In uncirculated conditions, an 1891 (P) silver dollar is commonly found between the lower mint-state grades of MS61 and MS64. At MS61, you can sell it for $95. The price shoots up to $110 and $170 at MS62 and MS63, respectively, until skyrocketing to $625 at MS64.
Gem-quality issues of the 1891 (P) dollar are quite rare. But when you do get your hands on one of them, you can be sure that they’re worth a pretty penny. An MS66 coin, for example, can sell today for $12,000.
1891 CC Silver Dollar Value
Over at Carson City, the Mint had struck more than 1.6 million silver dollars in 1891. Previously, the “CC” dollars minted in the 1880s were set aside for proofs and collector’s items. But in 1891, some of the coins were put into public circulation.
You’ll know that your 1891 silver dollar was minted in Carson City if it has a tiny “CC” mark under the laurel wreath on the coin’s reverse.
Carson City created the fewest silver dollars in 1891, making them hard to find and expensive, especially in mint-state. They are the most expensive coins of this issue in most grades.
Even in poor and heavily worn condition, an 1891 CC silver dollar is worth almost $100 today. In extremely fine condition, the value rises to $240. And in AU58 (about uncirculated condition), it can sell today for a high price tag of $390.
But all that is nothing compared to how valuable an 1891 CC silver dollar is in an uncirculated, mint state. These coins are most common in MS62 and MS63, for which you can sell these dollar coins for $650 and $800, respectively. At MS65, the price shoots up to $3,800.
It’s difficult to find gem-quality 1891 CC silver dollars. Finding one will feel like a jackpot, especially because they’re so valuable today. An MS66 coin, for example, can sell for $18,000. And at a near-perfect MS67 grade, the value sits at around $42,000.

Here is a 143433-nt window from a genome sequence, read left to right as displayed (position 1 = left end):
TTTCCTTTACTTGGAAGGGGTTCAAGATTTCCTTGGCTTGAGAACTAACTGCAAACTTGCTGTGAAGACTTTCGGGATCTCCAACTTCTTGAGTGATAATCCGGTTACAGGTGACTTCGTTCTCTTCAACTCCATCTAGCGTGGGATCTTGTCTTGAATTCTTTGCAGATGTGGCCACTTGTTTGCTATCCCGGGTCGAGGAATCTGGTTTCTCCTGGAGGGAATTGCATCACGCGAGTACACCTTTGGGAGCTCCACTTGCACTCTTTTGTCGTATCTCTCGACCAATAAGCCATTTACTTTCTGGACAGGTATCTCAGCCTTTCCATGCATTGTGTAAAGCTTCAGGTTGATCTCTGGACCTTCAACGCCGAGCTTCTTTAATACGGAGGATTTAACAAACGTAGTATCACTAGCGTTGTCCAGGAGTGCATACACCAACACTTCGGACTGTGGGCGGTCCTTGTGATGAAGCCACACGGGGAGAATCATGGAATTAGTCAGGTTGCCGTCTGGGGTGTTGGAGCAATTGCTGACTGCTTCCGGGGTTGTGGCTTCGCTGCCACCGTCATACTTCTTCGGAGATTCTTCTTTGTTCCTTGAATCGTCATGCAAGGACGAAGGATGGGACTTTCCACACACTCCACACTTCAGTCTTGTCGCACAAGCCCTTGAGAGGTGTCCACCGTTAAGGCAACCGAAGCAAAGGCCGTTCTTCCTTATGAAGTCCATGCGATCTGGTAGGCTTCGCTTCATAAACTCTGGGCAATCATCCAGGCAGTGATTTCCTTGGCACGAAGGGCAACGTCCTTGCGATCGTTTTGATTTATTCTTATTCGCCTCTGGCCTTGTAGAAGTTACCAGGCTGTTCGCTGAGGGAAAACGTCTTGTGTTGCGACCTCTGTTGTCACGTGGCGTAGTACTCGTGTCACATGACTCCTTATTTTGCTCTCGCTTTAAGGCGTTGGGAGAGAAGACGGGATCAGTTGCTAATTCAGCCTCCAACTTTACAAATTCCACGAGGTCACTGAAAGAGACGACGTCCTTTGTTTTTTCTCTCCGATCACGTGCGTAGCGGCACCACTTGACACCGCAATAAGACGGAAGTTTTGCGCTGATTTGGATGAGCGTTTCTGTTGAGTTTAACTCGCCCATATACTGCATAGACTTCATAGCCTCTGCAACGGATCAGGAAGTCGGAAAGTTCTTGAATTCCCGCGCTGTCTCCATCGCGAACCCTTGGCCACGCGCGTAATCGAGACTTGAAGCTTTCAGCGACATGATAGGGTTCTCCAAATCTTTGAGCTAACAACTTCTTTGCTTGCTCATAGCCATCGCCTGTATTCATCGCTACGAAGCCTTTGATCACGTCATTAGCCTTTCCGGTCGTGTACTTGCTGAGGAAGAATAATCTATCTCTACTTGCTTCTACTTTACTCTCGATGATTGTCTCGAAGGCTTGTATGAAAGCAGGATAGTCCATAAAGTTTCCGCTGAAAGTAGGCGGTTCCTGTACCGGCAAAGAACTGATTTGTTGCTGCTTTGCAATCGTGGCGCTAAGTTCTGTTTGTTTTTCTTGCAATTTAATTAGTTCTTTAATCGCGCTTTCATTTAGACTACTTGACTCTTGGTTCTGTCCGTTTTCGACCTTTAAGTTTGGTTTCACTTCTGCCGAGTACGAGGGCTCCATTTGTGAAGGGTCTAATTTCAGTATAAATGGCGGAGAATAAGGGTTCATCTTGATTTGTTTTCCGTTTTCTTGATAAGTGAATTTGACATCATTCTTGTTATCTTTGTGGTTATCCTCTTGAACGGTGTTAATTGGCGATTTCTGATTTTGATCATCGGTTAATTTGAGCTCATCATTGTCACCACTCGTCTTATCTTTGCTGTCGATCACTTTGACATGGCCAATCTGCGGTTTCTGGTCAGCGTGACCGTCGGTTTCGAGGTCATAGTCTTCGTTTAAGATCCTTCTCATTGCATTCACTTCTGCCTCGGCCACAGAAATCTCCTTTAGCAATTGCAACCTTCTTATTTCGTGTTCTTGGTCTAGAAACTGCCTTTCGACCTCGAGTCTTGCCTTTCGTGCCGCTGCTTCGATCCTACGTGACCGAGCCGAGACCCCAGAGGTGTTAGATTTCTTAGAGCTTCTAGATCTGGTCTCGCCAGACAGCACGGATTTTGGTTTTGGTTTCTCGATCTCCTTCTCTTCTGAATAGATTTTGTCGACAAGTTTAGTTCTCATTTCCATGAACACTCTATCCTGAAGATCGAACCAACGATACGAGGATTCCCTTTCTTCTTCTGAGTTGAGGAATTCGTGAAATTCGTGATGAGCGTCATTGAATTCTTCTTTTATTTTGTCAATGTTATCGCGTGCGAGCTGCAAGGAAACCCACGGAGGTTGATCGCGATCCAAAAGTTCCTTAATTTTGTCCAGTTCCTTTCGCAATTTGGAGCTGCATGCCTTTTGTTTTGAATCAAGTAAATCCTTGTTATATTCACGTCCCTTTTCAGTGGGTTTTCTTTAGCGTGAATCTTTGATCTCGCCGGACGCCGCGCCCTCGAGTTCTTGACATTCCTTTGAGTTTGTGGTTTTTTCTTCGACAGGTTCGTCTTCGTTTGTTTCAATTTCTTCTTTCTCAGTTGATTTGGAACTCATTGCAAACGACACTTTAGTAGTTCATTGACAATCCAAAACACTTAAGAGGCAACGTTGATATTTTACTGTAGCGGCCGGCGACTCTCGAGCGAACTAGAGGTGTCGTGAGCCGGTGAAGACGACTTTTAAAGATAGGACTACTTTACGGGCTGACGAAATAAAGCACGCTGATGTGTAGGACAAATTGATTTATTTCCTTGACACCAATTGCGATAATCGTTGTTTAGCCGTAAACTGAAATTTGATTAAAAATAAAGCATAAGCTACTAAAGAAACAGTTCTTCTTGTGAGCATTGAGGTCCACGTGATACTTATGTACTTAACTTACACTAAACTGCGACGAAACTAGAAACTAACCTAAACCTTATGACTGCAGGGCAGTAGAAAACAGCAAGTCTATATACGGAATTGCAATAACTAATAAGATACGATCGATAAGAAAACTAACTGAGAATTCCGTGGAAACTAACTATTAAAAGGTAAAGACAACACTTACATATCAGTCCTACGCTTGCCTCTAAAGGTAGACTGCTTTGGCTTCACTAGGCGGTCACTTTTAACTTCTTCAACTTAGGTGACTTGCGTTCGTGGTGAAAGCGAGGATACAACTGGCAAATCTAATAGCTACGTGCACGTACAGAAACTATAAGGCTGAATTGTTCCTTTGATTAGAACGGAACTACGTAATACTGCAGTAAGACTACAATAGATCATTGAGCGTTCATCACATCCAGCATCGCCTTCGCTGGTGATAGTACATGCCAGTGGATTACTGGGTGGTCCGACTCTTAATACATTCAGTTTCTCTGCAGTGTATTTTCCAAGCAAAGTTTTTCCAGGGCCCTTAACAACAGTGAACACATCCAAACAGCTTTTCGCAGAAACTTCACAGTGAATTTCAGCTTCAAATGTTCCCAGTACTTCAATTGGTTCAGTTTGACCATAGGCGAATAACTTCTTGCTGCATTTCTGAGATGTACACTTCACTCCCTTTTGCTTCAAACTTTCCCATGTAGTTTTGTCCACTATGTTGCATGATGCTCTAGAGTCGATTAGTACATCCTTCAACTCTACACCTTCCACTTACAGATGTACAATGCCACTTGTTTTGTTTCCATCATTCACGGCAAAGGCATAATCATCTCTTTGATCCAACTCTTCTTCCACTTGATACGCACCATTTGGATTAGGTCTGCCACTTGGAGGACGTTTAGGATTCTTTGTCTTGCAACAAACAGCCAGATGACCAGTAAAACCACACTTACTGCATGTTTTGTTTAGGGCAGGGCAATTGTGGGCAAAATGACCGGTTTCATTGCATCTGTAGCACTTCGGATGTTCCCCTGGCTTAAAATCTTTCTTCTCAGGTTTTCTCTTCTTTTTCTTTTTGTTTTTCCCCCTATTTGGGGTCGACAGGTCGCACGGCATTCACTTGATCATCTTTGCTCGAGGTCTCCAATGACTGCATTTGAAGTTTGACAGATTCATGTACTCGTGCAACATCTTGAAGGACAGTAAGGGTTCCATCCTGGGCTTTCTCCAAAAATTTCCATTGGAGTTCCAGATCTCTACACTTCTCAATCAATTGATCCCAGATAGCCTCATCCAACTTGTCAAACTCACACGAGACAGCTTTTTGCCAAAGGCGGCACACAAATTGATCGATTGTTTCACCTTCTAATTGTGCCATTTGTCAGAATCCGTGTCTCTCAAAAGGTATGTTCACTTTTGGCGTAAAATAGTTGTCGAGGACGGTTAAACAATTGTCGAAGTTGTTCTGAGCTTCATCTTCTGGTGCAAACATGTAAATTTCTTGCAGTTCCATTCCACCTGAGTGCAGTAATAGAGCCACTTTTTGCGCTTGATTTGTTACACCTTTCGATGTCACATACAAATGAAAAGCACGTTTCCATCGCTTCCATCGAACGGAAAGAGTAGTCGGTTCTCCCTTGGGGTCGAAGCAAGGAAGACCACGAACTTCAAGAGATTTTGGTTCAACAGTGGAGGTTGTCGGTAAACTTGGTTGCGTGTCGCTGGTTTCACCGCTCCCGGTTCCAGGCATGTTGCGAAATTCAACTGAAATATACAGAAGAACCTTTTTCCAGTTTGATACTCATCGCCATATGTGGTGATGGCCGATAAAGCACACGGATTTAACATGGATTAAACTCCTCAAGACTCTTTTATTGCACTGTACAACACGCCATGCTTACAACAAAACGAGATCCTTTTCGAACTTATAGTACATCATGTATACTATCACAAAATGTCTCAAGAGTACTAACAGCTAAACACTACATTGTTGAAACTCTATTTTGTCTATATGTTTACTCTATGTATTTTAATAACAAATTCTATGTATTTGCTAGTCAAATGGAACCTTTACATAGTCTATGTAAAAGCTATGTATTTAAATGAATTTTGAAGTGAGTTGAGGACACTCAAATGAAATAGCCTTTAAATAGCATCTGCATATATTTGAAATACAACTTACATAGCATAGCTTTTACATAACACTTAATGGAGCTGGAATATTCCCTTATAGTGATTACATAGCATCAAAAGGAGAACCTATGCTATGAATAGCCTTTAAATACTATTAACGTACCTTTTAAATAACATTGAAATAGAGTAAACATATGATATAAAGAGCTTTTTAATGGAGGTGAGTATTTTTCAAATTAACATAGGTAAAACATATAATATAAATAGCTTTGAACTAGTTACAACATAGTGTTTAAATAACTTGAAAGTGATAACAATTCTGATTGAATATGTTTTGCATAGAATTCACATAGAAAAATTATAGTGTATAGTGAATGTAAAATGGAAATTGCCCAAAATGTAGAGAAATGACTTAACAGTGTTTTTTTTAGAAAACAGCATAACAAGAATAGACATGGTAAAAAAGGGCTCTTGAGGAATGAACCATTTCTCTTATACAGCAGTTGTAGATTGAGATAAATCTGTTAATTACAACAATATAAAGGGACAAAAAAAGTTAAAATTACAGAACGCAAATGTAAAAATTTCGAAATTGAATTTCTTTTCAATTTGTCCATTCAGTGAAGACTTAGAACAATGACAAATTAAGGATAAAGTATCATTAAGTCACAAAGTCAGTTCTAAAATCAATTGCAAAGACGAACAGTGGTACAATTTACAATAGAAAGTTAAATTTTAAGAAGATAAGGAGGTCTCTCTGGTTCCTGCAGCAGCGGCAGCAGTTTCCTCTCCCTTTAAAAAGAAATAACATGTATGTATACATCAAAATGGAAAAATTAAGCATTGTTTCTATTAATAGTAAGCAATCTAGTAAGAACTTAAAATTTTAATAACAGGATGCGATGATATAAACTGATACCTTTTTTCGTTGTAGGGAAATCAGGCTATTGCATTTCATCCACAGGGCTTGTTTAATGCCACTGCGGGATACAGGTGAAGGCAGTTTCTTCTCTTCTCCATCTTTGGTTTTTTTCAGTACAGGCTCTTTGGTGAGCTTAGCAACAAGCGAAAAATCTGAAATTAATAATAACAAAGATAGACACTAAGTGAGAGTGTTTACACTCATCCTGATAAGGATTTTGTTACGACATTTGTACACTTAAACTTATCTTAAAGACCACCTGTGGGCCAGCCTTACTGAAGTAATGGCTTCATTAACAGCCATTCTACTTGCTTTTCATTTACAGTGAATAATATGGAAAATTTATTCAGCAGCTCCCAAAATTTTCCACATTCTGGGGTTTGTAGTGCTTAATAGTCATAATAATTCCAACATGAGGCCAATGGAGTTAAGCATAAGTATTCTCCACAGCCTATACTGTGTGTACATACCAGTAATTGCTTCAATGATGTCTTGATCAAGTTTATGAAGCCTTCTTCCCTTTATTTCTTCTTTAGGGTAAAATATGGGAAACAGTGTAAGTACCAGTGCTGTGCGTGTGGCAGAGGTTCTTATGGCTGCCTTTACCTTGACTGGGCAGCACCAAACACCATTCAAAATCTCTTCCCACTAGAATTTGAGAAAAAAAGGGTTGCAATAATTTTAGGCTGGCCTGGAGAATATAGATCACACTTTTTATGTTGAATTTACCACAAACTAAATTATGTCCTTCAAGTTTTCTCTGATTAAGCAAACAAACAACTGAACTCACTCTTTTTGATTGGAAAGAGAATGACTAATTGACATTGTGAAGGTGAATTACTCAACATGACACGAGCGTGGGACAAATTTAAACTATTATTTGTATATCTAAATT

1891 O Silver Dollar Value
The New Orleans mintage of the 1891 silver dollar hit just shy of 8 million coins. Many of the coins produced here were not well-struck and even had clash marks on them.
That’s why even if the mintage was quite high (rivaling the total number of Philadelphia-minted silver dollars that year), these coins are still very valuable at mint state. In fact, at MS66, the 1891 O silver dollar is more expensive than the dollar from any other Mint of the same date.
In circulated conditions, the price of the 1891 O silver dollar is very similar to that of their Philly-minted sisters. In good condition, you can sell your coin for about $36. And in extremely fine condition, the price gets bumped up to $50.
But the price gets slightly higher in uncirculated conditions. At MS62, these coins can be sold at around $310. At MS63—the most common grade for this coin—you’ll find the value sitting at $445.
Of course, the higher the mint-state grade, the more expensive the coin is. An 1891 O silver dollar in grade MS65 is worth $6,000 today. An MS66 gem, on the other hand, might be able to sell for around $26,500.
1891 S Silver Dollar Value
Lastly, we have the San Francisco silver dollars. In 1891, almost 5.3 million of these coins were struck at the Mint. However, a big chunk of them was kept in Treasury vaults for decades, only released to the public and numismatic collectors towards the 1960s.
Like the circulated 1891 silver dollars from Philadelphia and New Orleans, the Frisco-minted coins are worth $50 in extremely fine condition. At AU58, the value goes up to $75—a tad bit more expensive than a Philly-minted 1891 dollar.
Many of these recently released 1891 S silver dollars are in mint-state, uncirculated condition. However, most of them are graded quite low on the scale because they had so many contact marks from being in a bag with other coins for so long.